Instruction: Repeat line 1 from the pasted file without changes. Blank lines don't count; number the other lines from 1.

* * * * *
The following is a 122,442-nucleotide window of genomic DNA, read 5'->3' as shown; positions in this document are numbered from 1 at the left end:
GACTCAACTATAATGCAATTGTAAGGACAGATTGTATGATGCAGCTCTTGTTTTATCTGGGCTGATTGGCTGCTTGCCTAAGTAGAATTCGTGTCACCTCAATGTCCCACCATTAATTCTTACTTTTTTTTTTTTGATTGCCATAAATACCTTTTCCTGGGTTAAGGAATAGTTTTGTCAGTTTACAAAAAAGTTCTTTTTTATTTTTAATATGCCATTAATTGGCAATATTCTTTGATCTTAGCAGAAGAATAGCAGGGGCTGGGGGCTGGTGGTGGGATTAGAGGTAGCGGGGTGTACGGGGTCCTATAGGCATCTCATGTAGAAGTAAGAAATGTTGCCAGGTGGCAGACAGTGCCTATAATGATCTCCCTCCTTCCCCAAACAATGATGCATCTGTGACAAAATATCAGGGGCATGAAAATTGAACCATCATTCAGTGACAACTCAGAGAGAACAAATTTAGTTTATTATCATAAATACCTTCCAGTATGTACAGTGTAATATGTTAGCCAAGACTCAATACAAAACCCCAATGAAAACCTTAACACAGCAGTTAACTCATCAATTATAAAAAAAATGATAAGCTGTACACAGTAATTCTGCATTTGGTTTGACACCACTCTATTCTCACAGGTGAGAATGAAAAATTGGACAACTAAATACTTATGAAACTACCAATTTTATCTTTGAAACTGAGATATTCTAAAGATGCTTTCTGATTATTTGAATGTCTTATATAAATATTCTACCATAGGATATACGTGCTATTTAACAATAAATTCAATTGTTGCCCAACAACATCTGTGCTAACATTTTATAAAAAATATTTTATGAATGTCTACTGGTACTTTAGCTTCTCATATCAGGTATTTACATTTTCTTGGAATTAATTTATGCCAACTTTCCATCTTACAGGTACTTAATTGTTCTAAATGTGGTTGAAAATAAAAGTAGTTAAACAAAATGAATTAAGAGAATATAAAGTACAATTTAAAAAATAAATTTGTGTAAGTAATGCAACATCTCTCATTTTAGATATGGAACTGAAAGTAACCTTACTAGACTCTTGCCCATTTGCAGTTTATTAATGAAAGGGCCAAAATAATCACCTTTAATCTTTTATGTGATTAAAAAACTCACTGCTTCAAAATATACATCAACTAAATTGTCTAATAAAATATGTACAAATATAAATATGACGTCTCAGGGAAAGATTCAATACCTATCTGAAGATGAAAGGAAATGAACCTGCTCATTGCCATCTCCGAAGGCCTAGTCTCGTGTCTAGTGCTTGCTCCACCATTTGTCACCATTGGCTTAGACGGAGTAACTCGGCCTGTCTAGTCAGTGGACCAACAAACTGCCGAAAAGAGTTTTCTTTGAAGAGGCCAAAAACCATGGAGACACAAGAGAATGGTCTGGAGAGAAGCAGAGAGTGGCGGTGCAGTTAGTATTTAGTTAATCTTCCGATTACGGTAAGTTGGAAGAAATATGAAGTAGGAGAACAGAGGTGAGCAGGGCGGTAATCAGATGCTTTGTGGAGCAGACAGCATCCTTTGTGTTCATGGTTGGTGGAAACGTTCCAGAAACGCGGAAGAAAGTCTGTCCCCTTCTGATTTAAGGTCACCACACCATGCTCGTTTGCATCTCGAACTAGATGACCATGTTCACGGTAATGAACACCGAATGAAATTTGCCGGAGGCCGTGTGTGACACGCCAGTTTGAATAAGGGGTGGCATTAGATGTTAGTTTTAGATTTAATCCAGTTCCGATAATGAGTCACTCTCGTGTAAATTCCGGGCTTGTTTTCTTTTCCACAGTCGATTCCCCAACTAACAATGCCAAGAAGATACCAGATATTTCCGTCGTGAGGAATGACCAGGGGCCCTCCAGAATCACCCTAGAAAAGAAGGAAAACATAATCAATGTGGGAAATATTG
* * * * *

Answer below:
The following is a 122,442-nucleotide window of genomic DNA, read 5'->3' as shown; positions in this document are numbered from 1 at the left end: